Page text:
With the U.S. economy struggling and unemployment above 9 percent, President Barack Obama will outline new measures to create jobs and jumpstart the economy in a speech to Congress on September 8. Labor economist Gary Burtless says investment from both the private and public sectors is vital to generating employment. One way that the government can develop employment remedies, Burtless says, is by “increasing its budget for infrastructure investments, either through direct employment of workers, or, indirectly, by hiring private-sector companies with expanded public budgets.”
What is the employment landscape in the United States?
Unemployment has a direct effect on the well being of Americans because it reduces the amount that we produce and, consequently, reduces our living standards. High rates of unemployment reduce the bargaining power of labor unions and of unorganized workers, and the consequence is that their wages increase more slowly than they would if the unemployment rate were considerably lower. Employees are getting a smaller share of the output produced by the nation’s private firms than they were getting before the recession began. That reflects the weaker bargaining position of workers; it reflects the fact that employers don’t have to give such big pay increases. They can ask their workers to pay for a larger proportion of the cost of the health benefits that they receive and a larger proportion of the costs of the pension benefits they receive.
How does unemployment affect U.S. economic leadership?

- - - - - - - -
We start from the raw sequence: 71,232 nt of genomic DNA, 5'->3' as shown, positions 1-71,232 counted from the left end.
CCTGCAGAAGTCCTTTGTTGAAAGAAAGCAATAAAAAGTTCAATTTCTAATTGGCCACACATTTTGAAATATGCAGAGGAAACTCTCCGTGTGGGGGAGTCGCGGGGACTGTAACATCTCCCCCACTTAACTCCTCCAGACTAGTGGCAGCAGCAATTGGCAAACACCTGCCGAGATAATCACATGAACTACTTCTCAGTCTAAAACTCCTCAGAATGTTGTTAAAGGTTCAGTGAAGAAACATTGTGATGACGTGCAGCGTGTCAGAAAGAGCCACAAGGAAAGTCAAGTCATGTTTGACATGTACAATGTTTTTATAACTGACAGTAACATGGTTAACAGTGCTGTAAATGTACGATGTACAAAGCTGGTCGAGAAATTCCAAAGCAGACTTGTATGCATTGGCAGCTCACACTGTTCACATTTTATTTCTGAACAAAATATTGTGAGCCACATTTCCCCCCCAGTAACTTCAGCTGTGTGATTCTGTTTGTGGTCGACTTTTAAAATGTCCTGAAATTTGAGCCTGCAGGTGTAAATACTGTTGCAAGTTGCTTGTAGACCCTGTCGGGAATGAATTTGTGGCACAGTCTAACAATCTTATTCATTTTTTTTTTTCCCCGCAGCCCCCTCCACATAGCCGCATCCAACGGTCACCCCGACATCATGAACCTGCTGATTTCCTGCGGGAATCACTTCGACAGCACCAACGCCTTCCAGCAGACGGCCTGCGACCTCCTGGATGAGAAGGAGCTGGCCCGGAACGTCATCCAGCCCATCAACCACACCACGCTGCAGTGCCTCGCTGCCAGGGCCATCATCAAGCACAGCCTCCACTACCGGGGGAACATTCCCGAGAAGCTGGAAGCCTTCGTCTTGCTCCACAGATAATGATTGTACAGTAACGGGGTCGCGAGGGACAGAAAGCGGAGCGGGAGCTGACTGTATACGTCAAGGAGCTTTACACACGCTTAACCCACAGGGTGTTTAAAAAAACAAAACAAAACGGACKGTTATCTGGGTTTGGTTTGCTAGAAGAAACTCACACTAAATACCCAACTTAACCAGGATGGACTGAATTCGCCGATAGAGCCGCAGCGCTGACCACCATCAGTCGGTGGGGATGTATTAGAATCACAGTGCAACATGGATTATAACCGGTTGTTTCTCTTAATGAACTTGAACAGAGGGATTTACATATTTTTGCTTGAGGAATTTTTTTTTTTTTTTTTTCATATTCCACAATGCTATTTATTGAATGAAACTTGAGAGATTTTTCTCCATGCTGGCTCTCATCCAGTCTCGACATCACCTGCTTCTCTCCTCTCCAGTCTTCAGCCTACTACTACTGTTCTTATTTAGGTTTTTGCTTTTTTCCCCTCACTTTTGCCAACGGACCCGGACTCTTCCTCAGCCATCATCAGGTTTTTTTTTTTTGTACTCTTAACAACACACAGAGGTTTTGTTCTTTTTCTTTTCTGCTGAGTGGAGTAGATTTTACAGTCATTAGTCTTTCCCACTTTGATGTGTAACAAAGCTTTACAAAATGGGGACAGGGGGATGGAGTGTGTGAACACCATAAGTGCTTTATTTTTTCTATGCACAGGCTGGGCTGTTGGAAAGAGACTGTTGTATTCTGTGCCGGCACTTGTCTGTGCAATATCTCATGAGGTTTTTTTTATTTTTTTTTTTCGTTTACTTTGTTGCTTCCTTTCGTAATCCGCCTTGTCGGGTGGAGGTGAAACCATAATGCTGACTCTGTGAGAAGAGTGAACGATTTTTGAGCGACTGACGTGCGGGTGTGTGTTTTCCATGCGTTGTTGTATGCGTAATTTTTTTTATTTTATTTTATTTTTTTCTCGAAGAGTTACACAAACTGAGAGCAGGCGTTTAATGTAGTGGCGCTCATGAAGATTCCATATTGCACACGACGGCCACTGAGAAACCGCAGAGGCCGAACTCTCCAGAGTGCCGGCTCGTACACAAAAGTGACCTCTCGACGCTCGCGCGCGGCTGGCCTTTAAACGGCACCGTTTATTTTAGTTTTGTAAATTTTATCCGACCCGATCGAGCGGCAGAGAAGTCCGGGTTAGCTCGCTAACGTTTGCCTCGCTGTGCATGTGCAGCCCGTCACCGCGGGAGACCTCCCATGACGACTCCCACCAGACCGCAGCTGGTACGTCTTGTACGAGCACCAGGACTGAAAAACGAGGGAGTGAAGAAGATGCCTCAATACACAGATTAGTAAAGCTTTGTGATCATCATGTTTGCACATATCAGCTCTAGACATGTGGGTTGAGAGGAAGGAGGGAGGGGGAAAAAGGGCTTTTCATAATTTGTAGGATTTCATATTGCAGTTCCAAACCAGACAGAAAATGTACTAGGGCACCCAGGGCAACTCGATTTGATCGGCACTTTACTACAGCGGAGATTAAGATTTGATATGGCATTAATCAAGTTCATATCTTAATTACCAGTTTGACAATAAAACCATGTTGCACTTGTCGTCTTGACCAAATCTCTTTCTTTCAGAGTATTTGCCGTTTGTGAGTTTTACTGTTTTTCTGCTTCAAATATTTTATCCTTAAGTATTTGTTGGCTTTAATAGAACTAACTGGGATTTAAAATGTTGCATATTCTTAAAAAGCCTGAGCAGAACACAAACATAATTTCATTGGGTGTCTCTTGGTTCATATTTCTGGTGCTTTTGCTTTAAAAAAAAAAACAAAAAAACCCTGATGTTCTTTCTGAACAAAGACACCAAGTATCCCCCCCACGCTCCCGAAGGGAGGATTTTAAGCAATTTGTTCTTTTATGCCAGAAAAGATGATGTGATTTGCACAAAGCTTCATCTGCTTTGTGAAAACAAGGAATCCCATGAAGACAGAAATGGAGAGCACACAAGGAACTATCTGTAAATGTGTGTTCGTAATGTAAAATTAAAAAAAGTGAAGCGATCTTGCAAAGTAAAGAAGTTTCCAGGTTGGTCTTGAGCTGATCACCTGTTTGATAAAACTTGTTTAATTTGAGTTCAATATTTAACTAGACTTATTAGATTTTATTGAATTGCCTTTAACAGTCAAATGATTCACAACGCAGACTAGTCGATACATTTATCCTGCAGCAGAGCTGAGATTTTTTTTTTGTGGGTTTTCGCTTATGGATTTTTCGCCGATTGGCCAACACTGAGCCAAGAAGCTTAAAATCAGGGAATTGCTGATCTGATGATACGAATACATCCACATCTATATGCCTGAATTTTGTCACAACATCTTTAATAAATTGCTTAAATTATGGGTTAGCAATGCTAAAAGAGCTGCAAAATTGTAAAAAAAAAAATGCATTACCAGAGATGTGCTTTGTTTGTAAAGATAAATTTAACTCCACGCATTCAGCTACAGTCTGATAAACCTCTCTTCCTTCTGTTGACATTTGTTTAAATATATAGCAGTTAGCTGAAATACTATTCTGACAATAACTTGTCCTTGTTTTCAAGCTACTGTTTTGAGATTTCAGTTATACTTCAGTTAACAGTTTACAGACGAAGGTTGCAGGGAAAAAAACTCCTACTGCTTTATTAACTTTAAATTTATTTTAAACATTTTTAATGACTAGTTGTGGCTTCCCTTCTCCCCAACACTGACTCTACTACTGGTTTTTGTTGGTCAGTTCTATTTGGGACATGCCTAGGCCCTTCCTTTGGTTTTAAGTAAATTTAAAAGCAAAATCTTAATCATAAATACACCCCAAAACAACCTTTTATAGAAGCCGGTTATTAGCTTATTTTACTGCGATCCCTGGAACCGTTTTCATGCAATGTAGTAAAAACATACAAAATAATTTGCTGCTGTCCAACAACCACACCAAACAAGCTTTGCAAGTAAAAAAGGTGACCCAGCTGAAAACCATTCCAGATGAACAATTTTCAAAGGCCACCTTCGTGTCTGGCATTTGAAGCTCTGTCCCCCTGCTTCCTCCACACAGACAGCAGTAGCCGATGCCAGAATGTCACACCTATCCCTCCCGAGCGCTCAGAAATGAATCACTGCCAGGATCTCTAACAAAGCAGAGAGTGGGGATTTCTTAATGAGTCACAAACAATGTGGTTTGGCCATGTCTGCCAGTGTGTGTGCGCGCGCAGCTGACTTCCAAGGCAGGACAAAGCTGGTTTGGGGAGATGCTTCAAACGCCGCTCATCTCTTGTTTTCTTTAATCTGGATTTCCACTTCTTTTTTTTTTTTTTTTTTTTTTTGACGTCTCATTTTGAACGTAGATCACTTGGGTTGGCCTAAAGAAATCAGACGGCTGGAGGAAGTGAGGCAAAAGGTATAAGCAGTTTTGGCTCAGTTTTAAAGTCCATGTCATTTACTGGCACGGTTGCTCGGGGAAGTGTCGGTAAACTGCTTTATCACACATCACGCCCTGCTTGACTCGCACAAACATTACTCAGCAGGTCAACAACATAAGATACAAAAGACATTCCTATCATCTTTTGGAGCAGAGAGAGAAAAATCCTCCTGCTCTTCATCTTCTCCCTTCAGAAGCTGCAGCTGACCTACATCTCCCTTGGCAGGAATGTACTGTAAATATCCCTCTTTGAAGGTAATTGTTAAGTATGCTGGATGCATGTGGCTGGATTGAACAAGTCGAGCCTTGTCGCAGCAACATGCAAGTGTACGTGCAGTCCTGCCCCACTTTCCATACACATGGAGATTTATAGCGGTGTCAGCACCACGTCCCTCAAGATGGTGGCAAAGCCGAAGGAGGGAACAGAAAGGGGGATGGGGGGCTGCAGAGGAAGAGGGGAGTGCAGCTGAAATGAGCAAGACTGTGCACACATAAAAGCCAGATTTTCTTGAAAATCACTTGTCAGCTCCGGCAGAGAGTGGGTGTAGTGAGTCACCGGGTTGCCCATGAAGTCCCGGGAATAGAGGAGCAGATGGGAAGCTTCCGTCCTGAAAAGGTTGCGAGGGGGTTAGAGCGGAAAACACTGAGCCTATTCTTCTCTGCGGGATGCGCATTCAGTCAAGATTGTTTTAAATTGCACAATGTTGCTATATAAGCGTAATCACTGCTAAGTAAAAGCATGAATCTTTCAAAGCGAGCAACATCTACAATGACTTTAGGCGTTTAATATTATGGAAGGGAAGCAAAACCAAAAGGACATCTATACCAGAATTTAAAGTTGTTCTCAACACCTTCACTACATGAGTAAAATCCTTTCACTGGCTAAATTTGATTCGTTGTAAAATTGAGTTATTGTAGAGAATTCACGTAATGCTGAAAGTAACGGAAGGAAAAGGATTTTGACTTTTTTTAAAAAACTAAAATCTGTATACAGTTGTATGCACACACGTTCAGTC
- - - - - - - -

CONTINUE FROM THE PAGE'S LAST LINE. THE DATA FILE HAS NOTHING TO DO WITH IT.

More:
There’s no doubt that the United States enjoyed robust growth during the 1990s and, indeed, had low unemployment rates. Especially by the end of the decade, that enhanced the prestige of the United States. The rest of the world could look with envy at the United States and think, “They have an administration and a Congress that are enacting sensible macro-economic policies; they have a central bank that seems to know what it is doing.” People thought it easy to get a job; people were enjoying pay increases from one year to the next; the poverty rate in the United States was declining; and the living standards of middle class Americans were improving.
How does U.S. unemployment weigh on the global economy?
From the early 1980s onward, the United States exerted influence on the world economy because it was a big net importer. We were sort of the “consumer of last resort” for much of the world’s economy, certainly for East Asia, but also to Europe and the developing world. In East Asia, the net exports that they sent to the United States helped these countries grow fast and maintain relatively low rates of unemployment.
When the United States becomes a less robust country, when the assets that the United States can sell to finance its trade deficits lose a little of their luster in the world, then [other countries] have to look elsewhere to boost their net exports. Given the growth model that many countries, especially in East Asia, followed for many years, a weaker American economy represents a challenge for those countries.
Sentiment inside the Beltway has turned sharply against China. There are many issues where the two parties sound more or less the same. Trump and others in the administration seem heavily invested in a ‘get very tough with China’ stance. It’s possible that some Democrats might argue that a decoupling strategy borders on lunacy. But if Trump believes this will play well with his core constituencies as his reelection campaign moves into high gear, he will probably decide to stick with it, if the costs and the collateral damage seem manageable. But that’s a very big if, especially if the downsides of a protracted trade war for both American consumers and for American firms become increasingly apparent.